Monday, June 1, 2020

How to conquer your tour guide

(This guide) marched us through miles of pictures and sculpture in the vast corridors of the Vatican; and through miles of pictures and sculpture in twenty other palaces; he has shown us the great picture in the Sistine Chapel, and frescoes enough to frescoe the heavens—pretty much all done by Michael Angelo.

So with him we have played that game which has vanquished so many guides for us—imbecility and idiotic questions. These creatures never suspect—they have no idea of a sarcasm.

He shows us a figure and says: “Statoo brunzo.” (Bronze statue.)

We look at it indifferently and the doctor asks: “By Michael Angelo?”

“No—not know who.”

Then he shows us the ancient Roman Forum. The doctor asks: “Michael Angelo?”

A stare from the guide. “No—thousan' year before he is born.”

Then an Egyptian obelisk. Again: “Michael Angelo?”

“Oh, mon dieu, genteelmen! Zis is two thousan' year before he is born!”

He grows so tired of that unceasing question sometimes, that he dreads to show us any thing at all. The wretch has tried all the ways he can think of to make us comprehend that Michael Angelo is only responsible for the creation of a part of the world, but somehow he has not succeeded yet. Relief for overtasked eyes and brain from study and sightseeing is necessary, or we shall become idiotic sure enough. Therefore this guide must continue to suffer. If he does not enjoy it, so much the worse for him. We do.

In this place I may as well jot down a chapter concerning those necessary nuisances, European guides. Many a man has wished in his heart he could do without his guide; but knowing he could not, has wished he could get some amusement out of him as a remuneration for the affliction of his society. We accomplished this latter matter, and if our experience can be made useful to others they are welcome to it.

Guides know about enough English to tangle every thing up so that a man can make neither head or tail of it. They know their story by heart—the history of every statue, painting, cathedral or other wonder they show you. They know it and tell it as a parrot would—and if you interrupt, and throw them off the track, they have to go back and begin over again. All their lives long, they are employed in showing strange things to foreigners and listening to their bursts of admiration. It is human nature to take delight in exciting admiration. It is what prompts children to say “smart” things, and do absurd ones, and in other ways “show off” when company is present. It is what makes gossips turn out in rain and storm to go and be the first to tell a startling bit of news. Think, then, what a passion it becomes with a guide, whose privilege it is, every day, to show to strangers wonders that throw them into perfect ecstasies of admiration! He gets so that he could not by any possibility live in a soberer atmosphere. After we discovered this, we never went into ecstasies any more—we never admired any thing—we never showed any but impassible faces and stupid indifference in the presence of the sublimest wonders a guide had to display. We had found their weak point. We have made good use of it ever since. We have made some of those people savage, at times, but we have never lost our own serenity.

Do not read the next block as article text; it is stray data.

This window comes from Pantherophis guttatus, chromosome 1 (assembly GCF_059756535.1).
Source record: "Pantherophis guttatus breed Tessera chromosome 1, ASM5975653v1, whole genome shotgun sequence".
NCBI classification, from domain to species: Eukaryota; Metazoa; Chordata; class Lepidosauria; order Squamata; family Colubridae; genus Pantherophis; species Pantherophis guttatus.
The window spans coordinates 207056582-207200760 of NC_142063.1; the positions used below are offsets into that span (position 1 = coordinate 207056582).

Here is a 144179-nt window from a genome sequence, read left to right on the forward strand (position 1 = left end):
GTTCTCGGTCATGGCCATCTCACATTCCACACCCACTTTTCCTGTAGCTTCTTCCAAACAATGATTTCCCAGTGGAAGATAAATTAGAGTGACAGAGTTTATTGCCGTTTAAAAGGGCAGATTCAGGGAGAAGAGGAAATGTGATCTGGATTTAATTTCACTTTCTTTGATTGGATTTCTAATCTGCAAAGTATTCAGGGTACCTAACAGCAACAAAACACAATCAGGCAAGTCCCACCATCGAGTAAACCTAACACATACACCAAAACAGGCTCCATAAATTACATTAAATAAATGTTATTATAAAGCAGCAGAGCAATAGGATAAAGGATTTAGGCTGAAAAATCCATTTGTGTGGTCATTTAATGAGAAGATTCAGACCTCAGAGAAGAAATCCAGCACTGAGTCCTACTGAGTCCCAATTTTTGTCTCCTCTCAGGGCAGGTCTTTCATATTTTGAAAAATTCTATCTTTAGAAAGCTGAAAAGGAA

The doctor asks the questions, generally, because he can keep his countenance, and look more like an inspired idiot, and throw more imbecility into the tone of his voice than any man that lives. It comes natural to him.

The guides in Genoa are delighted to secure an American party, because Americans so much wonder, and deal so much in sentiment and emotion before any relic of Columbus. Our guide there fidgeted about as if he had swallowed a spring mattress. He was full of animation—full of impatience. He said:

“Come wis me, genteelmen!—come! I show you ze letter writing by Christopher Colombo!—write it himself!—write it wis his own hand!—come!”

He took us to the municipal palace. After much impressive fumbling of keys and opening of locks, the stained and aged document was spread before us. The guide's eyes sparkled. He danced about us and tapped the parchment with his finger:

“What I tell you, genteelmen! Is it not so? See! handwriting Christopher Colombo!—write it himself!”

We looked indifferent—unconcerned. The doctor examined the document very deliberately, during a painful pause.—Then he said, without any show of interest:

“Ah—Ferguson—what—what did you say was the name of the party who wrote this?”

“Christopher Colombo! ze great Christopher Colombo!”

Another deliberate examination.

“Ah—did he write it himself; or—or how?”

“He write it himself!—Christopher Colombo! He's own hand-writing, write by himself!”

Then the doctor laid the document down and said:

“Why, I have seen boys in America only fourteen years old that could write better than that.”